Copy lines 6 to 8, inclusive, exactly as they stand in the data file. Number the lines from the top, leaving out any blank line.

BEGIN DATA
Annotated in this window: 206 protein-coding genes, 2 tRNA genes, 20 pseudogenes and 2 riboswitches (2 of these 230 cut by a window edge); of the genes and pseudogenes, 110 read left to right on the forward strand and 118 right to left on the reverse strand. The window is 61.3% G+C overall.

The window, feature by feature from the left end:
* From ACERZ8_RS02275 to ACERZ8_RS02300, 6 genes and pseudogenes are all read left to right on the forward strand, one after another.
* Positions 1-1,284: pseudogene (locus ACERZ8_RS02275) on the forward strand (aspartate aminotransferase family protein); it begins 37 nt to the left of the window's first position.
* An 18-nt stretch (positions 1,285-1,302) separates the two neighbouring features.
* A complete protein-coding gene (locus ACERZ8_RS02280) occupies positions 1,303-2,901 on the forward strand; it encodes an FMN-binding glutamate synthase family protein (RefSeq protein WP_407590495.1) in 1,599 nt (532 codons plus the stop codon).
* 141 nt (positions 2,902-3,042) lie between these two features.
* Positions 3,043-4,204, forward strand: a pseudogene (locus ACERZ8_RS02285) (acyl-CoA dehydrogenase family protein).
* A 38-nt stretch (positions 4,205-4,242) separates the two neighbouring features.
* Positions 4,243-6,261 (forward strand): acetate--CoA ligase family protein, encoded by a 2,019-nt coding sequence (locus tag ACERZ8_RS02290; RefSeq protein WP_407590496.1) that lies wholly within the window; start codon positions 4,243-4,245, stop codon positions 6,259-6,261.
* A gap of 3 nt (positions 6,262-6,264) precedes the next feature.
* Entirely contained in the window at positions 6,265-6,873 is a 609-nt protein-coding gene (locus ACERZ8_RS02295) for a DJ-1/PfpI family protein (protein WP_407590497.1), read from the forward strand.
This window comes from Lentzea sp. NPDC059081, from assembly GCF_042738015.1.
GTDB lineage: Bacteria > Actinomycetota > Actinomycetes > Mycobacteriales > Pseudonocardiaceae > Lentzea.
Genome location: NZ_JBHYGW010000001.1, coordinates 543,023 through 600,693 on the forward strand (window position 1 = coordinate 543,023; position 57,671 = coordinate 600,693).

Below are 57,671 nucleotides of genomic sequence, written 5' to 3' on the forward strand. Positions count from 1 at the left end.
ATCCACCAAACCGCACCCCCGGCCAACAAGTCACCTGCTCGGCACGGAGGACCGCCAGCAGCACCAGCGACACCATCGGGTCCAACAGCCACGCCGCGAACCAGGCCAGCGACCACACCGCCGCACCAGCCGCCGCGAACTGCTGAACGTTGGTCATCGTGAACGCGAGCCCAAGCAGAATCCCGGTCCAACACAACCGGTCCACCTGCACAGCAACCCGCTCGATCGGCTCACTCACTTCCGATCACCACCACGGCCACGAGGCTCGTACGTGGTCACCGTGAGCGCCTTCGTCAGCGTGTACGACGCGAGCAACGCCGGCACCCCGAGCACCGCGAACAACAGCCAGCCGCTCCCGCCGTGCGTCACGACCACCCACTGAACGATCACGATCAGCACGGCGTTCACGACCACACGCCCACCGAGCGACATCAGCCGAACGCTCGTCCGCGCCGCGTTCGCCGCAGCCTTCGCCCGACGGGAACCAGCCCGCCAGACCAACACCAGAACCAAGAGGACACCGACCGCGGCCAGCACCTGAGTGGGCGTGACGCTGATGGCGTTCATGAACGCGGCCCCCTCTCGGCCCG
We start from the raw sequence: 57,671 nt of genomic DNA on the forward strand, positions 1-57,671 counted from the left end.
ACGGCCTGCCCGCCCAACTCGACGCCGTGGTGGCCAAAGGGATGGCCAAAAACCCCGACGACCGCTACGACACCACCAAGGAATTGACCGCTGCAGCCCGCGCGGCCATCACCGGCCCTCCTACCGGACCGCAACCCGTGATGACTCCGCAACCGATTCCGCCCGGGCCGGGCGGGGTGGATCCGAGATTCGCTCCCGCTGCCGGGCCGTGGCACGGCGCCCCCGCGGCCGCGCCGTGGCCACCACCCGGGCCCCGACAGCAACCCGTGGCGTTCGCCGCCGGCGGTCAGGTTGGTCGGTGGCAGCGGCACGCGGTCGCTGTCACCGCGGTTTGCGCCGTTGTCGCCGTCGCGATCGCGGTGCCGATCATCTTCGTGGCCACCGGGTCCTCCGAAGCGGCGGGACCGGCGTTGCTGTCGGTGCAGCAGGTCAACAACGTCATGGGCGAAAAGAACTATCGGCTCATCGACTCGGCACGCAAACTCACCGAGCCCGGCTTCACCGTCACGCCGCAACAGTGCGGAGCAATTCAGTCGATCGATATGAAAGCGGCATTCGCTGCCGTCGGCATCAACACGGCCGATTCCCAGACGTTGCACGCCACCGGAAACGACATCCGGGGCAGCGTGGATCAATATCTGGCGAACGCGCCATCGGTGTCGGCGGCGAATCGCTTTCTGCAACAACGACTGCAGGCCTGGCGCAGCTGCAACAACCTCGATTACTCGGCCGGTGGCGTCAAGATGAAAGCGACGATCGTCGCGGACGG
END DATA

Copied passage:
* A complete protein-coding gene (locus ACERZ8_RS02280) occupies positions 1,303-2,901 on the forward strand; it encodes an FMN-binding glutamate synthase family protein (RefSeq protein WP_407590495.1) in 1,599 nt (532 codons plus the stop codon).
* 141 nt (positions 2,902-3,042) lie between these two features.
* Positions 3,043-4,204, forward strand: a pseudogene (locus ACERZ8_RS02285) (acyl-CoA dehydrogenase family protein).